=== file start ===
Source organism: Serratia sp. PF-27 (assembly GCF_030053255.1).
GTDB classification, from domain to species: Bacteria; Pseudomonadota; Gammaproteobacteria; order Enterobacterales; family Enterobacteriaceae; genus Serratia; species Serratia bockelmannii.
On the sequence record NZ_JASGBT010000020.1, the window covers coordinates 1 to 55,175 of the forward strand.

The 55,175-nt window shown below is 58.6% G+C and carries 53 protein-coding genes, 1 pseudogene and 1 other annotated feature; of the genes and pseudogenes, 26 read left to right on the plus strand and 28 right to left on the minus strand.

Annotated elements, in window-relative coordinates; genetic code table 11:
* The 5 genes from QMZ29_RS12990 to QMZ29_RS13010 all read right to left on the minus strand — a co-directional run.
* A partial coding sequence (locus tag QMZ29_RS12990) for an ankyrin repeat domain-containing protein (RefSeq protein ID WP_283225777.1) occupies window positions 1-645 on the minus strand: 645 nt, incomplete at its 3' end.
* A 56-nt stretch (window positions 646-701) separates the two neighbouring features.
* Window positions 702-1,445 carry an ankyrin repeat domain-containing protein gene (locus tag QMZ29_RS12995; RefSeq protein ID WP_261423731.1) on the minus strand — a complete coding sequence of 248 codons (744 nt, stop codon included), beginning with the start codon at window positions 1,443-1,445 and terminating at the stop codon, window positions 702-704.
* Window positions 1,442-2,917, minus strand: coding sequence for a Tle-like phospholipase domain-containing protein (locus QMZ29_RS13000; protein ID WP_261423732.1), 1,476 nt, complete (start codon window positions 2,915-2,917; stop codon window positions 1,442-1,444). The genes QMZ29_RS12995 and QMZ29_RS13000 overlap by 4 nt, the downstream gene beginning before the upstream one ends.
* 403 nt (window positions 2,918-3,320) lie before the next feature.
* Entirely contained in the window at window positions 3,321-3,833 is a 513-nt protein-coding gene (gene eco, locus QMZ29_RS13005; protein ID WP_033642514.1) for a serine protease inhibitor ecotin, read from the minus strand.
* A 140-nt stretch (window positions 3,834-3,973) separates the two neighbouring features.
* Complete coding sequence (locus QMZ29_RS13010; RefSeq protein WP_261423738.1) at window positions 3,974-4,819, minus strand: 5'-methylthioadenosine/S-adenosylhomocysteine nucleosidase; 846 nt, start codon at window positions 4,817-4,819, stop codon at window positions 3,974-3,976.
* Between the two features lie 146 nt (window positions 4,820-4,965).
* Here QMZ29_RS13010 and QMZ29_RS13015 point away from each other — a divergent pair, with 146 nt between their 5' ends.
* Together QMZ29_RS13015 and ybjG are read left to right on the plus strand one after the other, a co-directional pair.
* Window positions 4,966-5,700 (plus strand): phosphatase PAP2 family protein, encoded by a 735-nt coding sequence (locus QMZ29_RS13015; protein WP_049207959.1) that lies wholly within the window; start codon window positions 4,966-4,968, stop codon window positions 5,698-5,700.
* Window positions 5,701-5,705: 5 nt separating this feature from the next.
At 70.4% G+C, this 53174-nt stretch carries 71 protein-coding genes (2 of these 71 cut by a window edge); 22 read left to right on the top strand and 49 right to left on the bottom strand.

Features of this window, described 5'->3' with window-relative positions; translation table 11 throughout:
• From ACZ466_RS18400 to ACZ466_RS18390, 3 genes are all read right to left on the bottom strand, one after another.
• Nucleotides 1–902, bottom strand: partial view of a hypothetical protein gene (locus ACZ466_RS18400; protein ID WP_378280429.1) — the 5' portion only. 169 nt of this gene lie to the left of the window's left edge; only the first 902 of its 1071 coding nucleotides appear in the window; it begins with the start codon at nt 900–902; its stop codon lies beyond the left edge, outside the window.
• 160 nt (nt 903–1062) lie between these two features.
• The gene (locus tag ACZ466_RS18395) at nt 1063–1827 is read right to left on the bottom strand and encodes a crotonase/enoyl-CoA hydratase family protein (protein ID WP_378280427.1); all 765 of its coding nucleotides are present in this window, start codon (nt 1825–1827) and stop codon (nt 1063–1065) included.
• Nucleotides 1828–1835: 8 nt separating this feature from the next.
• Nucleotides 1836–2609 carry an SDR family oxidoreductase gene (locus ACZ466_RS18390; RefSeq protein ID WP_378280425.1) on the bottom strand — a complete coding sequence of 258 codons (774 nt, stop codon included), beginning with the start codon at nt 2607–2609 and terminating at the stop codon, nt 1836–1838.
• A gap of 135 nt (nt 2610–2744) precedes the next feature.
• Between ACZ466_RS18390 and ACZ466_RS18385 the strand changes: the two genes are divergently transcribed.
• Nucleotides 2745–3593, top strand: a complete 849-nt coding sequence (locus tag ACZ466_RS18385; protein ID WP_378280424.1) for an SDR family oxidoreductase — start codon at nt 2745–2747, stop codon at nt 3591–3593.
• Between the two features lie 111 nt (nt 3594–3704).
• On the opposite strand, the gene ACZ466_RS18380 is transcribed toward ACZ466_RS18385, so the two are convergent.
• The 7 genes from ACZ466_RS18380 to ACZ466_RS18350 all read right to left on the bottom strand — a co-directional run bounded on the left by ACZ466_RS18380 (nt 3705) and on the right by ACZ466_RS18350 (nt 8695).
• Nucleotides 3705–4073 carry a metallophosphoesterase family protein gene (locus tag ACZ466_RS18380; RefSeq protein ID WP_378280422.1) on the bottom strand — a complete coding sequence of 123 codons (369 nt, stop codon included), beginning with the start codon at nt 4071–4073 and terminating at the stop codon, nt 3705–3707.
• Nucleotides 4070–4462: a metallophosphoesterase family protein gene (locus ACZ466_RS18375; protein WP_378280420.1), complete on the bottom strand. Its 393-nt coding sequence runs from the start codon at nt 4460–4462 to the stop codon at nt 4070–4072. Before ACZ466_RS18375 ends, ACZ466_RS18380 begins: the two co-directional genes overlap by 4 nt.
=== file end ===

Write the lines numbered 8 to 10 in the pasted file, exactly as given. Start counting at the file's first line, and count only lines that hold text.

* A 56-nt stretch (window positions 646-701) separates the two neighbouring features.
* Window positions 702-1,445 carry an ankyrin repeat domain-containing protein gene (locus tag QMZ29_RS12995; RefSeq protein ID WP_261423731.1) on the minus strand — a complete coding sequence of 248 codons (744 nt, stop codon included), beginning with the start codon at window positions 1,443-1,445 and terminating at the stop codon, window positions 702-704.
* Window positions 1,442-2,917, minus strand: coding sequence for a Tle-like phospholipase domain-containing protein (locus QMZ29_RS13000; protein ID WP_261423732.1), 1,476 nt, complete (start codon window positions 2,915-2,917; stop codon window positions 1,442-1,444). The genes QMZ29_RS12995 and QMZ29_RS13000 overlap by 4 nt, the downstream gene beginning before the upstream one ends.